In the winter of 2003, the Journal of the International Institute published commentary from a panel on the pending Iraq war[1]. Two of the panelists featured in that discussion, Robert Howse (U-M Law School) and Juan Cole (U-M Department of History), here provide new reflections on the state of the war, implications for U.S. policy in the region, and consequences for stability and security in the Middle East.

    Although many actors on the current political scene in the U.S. are calling for withdrawal of U.S. troops from Iraq, I suspect this is more a matter of catering to popular dissatisfaction with our involvement there than a realistic and reasonable strategy. At the moment, the conflict claims a significant number of lives each day, and the resultant insecurity is an important obstacle to social and economic reconstruction. In this sense, “victory” is elusive in Iraq, if victory means a peaceful stable liberal democracy in the foreseeable future. This has nothing to do with the Middle East as such: how long has it taken for the conflicts in Northern Ireland and Cyprus to be managed without frequent recourse to violence?

    The idea that the United States and its military should only try to address problems of international peace and security where short-term “victory” is assured is simply not a tenable position for a superpower. It gives the upper hand to anyone adverse to our interests, if they are capable of a little endurance. In principle, there is nothing intolerable or unacceptable in the idea that America and its troops should be prepared to fight and to sacrifice, not just for a quick and decisive “victory,” but also to prevent an enduring conflict from becoming worse. One possible consequence of withdrawal from Iraq could be violence, even genocidal violence, at enormously higher levels. Another might be the delivery of an entire state—with oil!—to terrorist and criminal gangs. Even if American values were isolationist enough—and I doubt they are—to live today with an outcome like genocide as a human consequence of our disengagement, American security interests would be seriously threatened by the political consequence of allowing the country to become a terrorist/criminal stronghold.

    To speak of these unacceptable consequences of withdrawal is not to endorse the Bush Administration’s present strategy or to excuse the failings of its previous ones. To the contrary, demanding rapid withdrawal simply avoids the real debate, which should be about all the options or choices we have to best manage the conflict in Iraq, both for the sake of its people—to whom we owe a moral if not international legal duty, having intervened in the first place—and for the sake of our own security and that of the region.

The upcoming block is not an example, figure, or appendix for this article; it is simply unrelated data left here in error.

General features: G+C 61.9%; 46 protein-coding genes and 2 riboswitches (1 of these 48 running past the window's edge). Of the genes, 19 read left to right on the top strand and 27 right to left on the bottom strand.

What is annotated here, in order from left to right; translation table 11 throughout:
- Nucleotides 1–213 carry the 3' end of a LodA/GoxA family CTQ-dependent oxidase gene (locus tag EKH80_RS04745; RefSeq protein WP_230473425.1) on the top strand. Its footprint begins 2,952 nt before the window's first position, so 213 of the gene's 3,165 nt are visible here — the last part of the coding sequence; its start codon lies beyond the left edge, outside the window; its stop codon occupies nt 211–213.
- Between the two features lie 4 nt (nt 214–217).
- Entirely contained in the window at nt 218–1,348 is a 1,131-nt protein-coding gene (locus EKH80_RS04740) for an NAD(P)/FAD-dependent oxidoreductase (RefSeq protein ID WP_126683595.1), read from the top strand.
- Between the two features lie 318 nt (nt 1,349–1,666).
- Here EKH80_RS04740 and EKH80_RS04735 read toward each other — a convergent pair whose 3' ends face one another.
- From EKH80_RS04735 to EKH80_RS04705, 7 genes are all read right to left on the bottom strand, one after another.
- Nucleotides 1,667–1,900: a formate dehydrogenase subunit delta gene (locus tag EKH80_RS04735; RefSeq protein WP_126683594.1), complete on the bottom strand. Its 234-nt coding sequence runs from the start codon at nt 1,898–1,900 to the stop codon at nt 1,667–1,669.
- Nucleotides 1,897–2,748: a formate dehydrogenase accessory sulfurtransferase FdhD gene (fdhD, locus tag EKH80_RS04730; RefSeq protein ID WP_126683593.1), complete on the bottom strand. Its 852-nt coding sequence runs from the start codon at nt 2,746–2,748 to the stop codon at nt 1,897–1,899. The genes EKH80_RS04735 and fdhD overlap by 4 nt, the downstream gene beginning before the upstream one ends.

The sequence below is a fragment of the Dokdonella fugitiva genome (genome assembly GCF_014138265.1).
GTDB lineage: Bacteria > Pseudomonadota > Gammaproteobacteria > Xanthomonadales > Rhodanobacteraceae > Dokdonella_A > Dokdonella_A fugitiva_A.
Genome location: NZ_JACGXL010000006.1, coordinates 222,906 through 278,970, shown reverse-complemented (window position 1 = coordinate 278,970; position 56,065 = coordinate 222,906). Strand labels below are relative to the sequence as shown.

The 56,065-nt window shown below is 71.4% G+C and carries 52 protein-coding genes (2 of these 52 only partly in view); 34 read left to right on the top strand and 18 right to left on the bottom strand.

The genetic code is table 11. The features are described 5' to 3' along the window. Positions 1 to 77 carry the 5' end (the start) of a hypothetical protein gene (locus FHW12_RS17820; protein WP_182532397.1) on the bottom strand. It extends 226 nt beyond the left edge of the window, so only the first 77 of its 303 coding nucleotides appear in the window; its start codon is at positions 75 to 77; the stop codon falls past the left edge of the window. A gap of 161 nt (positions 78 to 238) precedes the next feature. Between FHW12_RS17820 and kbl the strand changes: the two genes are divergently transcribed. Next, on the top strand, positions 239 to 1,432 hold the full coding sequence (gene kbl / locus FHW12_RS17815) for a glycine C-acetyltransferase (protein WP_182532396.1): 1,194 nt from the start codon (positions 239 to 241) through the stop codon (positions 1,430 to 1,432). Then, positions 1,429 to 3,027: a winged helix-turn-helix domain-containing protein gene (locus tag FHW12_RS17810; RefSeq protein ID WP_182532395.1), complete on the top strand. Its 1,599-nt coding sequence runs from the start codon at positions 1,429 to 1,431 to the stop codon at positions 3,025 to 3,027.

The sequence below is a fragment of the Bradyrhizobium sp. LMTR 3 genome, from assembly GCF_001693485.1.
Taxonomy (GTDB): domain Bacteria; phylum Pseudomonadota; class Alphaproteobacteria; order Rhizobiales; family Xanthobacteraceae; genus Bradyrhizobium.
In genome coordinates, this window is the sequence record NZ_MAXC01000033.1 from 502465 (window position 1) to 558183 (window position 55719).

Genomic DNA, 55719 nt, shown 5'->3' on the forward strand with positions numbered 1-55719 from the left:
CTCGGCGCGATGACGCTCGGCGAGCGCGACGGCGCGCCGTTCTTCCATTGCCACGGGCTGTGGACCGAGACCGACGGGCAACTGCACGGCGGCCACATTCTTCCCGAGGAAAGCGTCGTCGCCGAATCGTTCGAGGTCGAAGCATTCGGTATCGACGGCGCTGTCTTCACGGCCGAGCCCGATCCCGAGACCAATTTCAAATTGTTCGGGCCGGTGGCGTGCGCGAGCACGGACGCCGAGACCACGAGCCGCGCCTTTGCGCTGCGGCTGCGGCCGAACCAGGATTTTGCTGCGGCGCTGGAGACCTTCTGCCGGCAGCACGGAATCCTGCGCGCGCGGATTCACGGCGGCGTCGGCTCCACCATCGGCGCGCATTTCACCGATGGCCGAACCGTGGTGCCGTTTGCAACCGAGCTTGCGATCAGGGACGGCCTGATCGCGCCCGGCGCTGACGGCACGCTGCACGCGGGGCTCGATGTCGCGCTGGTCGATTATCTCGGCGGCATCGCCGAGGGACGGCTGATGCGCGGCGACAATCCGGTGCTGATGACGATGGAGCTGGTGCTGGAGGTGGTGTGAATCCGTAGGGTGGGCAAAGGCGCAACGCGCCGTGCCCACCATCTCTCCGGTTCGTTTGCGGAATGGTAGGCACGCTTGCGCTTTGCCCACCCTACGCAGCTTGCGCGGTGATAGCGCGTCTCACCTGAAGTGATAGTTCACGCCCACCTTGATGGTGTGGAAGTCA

Once we stop thinking in terms of victory on a timetable, we will find that there are choices that can reduce the level or intensity of the conflict while improving the long-term prospects for a peaceful, stable, and democratic Iraq. A credible strategy to restructure the energy industry while also diversifying economic activity would create the kind of real opportunities for ordinary people that the terrorists are unable to provide. Here the U.S. could be more proactive in engaging other states, multinational corporations, and development agencies, as well as NGOs, in Iraq’s future. Of course, as already noted, the security situation is an obstacle, but not all parts of Iraq are equally dangerous. There are opportunities as well as risks, and it is not as if other places are risk free (multinationals remain deeply involved in the oil industry in Nigeria, for instance, despite regular violence). We can also do more to support educational opportunities, especially for women, who have often, in conflict-ridden societies, proven to be an important force for peace and progress. While we cannot make Iraq secular, we can use our influence and resources to promote religious tolerance and effective access to alternative sources of ideas, culture, and education.

    We hear, again and again, the situation in Iraq described as “bleak.” In my adult lifetime I have seen so many highs and lows in world history that short-term judgments of that nature seem hard to take seriously as credible analyses or prognostications. After the fall of the Berlin wall, the end of Apartheid in South Africa, genocide in Rwanda and the Balkans, the new epidemics, and so on, it is hard to believe that any impasse or quagmire is hopeless or permanently intractable, or on the other hand, that any “victory” for humanity is permanent and secure.

    Robert Howse is Alene and Allan F. Smith Professor of Law, and is an internationally recognized authority on international economic law as well as a specialist in twentieth-century European legal and political philosophy. He is a frequent consultant or adviser to government agencies and international organizations including the UN Office of the High Commissioner for Human Rights. Howse has published widely on comparative international law, global economics, and social justice.

      1. “Iraq: The Costs of War and the Risks of Peace,” Journal of the International Institute (volume 10, no. 2, winter 2003), page 1. On the web at to text